Spending on business intelligence will continue to rise this year, fuelled by — and individuals and departments wanting to do their own analytics.
"Every company has numerous subject areas — such as HR, marketing, social and so on — that have yet to even start with BI and analytics" Gartner's Kurt Schlegel
In 2013, spending on business-intelligence software will hit $13.8bn, a seven-percent rise on 2012, according to. Projected spending will reach $17.1bn by 2016.
But the growth in spending is slowing. It stood at 16 percent in 2011 and is expected to remain in single figures over the next few years.
Gartner blames the troubled economic climate for dampening demand, along with organisations taking longer to sign up to large business-intelligence projects.
Unmet demand for business intelligence
Nevertheless, there is still plenty of unmet demand, according to Gartner research vice president Kurt Schlegel. "Every company has numerous subject areas — such as HR, marketing, social and so on — that have yet to even start with BI [business intelligence] and analytics," he said in a statement.
Schlegel said finance and sales in large organisations are well advanced in terms of descriptive analytics. "But there is still a lot of growth expected for diagnostic, predictive and prescriptive deployments," he said.
Schlegel also argued that demand for business-intelligence applications will remain strong because many mid-sized organisations have not yet even started to use the software.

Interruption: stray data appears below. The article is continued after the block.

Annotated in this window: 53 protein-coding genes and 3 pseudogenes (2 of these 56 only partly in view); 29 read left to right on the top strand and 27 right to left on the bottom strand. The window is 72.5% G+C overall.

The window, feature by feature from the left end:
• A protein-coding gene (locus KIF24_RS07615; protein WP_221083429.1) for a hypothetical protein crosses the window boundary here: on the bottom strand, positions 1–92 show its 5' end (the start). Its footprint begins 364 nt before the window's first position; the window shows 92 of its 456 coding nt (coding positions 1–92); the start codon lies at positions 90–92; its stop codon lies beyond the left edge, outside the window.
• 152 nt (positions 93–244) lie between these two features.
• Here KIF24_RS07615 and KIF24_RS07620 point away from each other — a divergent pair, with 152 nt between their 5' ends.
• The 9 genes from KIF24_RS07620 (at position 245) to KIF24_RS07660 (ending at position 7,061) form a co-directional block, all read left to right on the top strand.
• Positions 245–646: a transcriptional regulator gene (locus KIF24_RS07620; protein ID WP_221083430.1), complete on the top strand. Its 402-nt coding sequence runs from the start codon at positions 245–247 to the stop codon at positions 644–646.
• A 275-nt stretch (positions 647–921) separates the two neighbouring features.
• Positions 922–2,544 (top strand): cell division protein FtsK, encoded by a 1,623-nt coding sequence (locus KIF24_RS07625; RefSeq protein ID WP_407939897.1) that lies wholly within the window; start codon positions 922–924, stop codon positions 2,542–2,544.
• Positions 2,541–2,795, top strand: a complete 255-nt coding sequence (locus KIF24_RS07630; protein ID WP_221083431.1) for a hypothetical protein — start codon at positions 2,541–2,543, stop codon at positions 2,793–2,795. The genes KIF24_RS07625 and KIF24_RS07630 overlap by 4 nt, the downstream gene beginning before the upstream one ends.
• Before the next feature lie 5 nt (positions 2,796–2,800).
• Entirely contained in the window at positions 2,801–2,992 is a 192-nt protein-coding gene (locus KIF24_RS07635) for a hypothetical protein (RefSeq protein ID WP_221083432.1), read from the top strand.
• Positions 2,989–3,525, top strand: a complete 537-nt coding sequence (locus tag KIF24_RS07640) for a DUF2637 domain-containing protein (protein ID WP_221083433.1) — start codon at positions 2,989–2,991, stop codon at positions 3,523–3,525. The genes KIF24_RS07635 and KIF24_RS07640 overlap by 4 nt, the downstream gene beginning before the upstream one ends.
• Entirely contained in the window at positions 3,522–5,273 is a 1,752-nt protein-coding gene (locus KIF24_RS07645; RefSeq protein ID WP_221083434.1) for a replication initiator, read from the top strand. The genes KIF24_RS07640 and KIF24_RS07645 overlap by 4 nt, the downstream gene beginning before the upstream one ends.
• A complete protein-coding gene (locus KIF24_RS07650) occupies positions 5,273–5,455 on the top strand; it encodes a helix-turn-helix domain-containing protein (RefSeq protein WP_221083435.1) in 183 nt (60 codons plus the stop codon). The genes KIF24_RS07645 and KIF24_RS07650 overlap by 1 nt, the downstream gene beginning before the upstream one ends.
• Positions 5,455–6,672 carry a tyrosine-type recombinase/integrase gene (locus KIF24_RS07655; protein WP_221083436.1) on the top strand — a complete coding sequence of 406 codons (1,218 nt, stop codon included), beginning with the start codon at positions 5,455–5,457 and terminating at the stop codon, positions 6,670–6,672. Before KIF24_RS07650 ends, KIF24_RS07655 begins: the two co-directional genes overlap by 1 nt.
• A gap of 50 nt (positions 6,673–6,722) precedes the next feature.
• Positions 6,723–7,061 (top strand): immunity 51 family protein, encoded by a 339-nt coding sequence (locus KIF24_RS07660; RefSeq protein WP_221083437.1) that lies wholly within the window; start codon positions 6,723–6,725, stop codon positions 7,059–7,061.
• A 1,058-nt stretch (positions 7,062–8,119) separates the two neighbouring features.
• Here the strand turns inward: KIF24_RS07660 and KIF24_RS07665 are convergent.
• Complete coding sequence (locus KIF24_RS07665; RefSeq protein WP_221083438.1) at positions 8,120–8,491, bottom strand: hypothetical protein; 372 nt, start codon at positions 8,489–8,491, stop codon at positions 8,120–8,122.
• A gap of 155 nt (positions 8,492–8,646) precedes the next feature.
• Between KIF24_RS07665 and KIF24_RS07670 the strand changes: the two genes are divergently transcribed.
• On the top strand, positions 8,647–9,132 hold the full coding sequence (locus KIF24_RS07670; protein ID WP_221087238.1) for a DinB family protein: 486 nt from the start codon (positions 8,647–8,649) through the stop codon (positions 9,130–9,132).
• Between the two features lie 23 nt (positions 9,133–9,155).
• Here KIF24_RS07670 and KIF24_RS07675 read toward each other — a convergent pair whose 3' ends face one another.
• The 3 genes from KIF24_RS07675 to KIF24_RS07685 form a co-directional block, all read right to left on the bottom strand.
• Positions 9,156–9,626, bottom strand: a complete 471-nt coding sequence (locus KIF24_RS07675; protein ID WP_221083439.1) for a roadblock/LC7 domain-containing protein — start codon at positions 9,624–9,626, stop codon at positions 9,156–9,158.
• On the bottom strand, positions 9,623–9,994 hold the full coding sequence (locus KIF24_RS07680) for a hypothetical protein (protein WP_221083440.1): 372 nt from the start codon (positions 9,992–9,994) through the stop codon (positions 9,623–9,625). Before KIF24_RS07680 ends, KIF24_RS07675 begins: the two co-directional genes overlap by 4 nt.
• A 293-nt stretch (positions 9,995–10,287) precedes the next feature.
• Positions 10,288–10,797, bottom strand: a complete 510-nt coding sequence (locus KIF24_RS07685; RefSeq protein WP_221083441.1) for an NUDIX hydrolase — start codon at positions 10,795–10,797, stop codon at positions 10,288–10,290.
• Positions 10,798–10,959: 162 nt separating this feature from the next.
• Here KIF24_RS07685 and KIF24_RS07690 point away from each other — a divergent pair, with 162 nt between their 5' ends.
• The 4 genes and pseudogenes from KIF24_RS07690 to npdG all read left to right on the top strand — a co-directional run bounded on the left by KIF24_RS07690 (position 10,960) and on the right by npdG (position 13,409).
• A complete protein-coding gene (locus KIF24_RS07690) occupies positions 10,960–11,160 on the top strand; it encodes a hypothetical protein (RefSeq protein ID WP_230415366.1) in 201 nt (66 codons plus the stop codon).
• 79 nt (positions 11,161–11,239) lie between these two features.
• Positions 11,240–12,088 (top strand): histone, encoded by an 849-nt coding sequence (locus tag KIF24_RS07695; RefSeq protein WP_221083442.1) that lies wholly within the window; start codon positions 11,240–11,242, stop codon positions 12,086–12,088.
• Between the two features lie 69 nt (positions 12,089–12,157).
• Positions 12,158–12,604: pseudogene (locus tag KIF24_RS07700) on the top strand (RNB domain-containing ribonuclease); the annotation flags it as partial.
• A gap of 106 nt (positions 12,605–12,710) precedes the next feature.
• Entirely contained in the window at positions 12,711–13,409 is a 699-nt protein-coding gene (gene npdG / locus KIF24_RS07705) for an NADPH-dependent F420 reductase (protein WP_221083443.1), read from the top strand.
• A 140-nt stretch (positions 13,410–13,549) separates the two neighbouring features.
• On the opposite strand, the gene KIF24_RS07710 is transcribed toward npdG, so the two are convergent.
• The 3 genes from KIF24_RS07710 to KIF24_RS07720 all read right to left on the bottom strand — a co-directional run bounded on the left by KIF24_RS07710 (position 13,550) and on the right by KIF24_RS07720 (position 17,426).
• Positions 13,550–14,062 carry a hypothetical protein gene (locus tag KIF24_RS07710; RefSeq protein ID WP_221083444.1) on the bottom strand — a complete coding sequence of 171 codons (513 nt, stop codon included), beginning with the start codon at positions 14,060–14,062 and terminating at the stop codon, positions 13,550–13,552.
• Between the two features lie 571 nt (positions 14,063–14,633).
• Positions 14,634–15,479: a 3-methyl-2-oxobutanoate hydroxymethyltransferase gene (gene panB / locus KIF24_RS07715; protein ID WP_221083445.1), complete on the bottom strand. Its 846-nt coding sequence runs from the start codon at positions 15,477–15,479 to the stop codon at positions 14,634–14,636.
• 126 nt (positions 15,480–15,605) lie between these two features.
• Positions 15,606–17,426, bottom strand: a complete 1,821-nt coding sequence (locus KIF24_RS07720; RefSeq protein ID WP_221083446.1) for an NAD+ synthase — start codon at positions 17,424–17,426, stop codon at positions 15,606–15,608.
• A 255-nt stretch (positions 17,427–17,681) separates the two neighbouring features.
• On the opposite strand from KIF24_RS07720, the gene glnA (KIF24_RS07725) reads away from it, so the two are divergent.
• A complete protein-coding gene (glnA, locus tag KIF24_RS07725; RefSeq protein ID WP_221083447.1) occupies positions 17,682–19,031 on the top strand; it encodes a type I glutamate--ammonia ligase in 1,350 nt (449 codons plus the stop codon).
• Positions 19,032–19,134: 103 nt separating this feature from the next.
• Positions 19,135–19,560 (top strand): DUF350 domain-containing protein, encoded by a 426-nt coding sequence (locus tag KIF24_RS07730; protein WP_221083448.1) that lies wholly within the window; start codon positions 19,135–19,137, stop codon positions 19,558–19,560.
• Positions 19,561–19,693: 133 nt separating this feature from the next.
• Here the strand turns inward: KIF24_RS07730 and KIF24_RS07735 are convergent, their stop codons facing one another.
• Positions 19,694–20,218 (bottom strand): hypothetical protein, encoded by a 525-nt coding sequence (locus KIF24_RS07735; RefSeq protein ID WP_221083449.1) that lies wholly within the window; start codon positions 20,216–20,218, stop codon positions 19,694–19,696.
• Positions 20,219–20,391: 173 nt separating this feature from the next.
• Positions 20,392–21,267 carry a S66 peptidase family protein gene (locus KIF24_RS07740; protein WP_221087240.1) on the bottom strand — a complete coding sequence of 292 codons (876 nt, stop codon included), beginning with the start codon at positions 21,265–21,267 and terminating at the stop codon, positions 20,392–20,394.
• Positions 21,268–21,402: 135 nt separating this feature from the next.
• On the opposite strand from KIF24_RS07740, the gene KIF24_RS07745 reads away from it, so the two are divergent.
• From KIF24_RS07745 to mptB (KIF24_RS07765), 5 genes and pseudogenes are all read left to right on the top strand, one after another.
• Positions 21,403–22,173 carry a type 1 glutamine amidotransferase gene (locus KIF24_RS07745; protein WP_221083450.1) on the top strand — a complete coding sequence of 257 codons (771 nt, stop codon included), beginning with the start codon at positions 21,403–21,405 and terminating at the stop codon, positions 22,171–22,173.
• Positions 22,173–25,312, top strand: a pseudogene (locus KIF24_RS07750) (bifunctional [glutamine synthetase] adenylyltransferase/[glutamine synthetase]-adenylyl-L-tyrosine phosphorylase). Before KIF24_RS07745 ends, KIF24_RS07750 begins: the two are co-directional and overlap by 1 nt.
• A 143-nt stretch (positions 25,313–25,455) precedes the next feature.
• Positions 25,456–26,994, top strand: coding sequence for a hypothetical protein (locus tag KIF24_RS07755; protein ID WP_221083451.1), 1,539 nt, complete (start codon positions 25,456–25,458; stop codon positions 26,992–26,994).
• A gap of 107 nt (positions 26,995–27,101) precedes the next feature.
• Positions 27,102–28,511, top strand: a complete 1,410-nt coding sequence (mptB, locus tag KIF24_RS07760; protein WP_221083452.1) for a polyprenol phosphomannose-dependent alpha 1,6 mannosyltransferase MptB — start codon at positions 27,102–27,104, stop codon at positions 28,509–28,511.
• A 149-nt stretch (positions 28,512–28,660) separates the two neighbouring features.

As well as spending by CIOs on analytics for big data, business functions are generating demand because they want to be able to analyse their own departmental and workgroup figures.
The development of the cloud, mobile and social media is also creating.
Emergence of data as a service
Gartner believes the emergence of data as a service could increase the business-intelligence market significantly. At the moment, organisations mainly license software to build their analytics applications.
"However, organisations increasingly will subscribe to industry-specific data services that bundle a narrow set of data with BI and analytic capabilities embedded," the analyst wrote.
According to Gartner, business intelligence is the fourth largest area of application software in terms of spending. ERP is the largest, projected to command $32.9bn of spending by 2016. Next come office suites with an equivalent figure of $21.2bn, followed by customer-relationship management on $18.6bn.